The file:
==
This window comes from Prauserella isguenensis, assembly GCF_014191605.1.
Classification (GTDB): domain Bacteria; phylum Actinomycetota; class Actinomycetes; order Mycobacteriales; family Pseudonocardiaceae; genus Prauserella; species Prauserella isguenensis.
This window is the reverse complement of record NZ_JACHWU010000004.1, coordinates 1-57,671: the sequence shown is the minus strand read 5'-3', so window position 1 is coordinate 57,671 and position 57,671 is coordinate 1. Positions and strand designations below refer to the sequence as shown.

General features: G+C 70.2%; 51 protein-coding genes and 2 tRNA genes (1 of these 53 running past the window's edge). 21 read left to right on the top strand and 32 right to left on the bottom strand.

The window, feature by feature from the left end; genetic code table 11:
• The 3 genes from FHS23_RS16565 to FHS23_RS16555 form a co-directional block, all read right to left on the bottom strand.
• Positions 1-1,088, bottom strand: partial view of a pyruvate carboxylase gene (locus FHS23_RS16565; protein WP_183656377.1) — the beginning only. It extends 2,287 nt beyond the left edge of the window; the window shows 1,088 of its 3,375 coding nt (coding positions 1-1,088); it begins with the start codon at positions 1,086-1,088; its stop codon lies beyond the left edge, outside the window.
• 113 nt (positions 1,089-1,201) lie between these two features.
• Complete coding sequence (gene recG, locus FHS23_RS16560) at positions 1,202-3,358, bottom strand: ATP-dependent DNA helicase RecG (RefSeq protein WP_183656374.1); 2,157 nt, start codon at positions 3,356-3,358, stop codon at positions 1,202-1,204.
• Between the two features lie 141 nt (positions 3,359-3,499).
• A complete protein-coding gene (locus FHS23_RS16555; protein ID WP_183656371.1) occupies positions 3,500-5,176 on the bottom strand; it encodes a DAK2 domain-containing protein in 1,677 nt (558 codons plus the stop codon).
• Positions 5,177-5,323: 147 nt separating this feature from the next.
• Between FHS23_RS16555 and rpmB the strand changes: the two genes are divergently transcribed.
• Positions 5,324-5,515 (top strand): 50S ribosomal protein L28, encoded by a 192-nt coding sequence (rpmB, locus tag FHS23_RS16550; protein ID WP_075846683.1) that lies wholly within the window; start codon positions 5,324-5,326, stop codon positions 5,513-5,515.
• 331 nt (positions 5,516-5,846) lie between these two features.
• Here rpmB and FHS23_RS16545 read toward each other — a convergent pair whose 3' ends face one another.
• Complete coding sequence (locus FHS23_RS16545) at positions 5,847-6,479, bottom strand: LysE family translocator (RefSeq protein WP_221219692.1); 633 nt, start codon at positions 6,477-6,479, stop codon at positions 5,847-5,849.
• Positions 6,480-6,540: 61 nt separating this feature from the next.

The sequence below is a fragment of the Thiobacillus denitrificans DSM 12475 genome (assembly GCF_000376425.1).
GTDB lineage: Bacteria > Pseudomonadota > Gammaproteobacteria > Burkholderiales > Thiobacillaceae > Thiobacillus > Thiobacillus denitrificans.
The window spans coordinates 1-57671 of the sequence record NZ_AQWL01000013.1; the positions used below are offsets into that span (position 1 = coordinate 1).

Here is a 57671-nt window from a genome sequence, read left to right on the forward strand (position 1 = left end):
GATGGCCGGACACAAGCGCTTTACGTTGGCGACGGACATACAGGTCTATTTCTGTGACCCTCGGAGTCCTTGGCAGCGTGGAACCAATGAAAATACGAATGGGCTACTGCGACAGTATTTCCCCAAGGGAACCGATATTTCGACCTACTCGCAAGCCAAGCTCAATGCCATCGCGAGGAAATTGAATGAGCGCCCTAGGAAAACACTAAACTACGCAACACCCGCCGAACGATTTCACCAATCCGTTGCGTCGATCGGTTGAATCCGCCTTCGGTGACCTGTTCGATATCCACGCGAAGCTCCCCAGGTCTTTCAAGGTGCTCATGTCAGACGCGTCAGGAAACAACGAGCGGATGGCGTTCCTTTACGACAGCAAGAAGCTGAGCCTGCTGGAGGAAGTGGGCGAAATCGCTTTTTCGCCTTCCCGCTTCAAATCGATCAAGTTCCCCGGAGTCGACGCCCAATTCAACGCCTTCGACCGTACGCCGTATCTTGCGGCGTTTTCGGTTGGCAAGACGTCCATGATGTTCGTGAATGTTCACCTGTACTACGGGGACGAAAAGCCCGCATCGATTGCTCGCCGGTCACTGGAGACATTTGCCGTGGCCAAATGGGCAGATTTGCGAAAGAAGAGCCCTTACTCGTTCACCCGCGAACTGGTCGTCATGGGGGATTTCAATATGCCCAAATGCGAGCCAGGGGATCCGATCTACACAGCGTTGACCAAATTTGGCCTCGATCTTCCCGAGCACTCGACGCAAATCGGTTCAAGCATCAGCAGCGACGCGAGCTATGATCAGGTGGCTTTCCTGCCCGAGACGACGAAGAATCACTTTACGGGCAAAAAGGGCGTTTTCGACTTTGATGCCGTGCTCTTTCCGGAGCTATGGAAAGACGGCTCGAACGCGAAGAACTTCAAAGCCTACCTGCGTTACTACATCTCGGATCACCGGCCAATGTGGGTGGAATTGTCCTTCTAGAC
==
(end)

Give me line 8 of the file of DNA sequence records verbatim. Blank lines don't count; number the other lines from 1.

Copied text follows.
• 113 nt (positions 1,089-1,201) lie between these two features.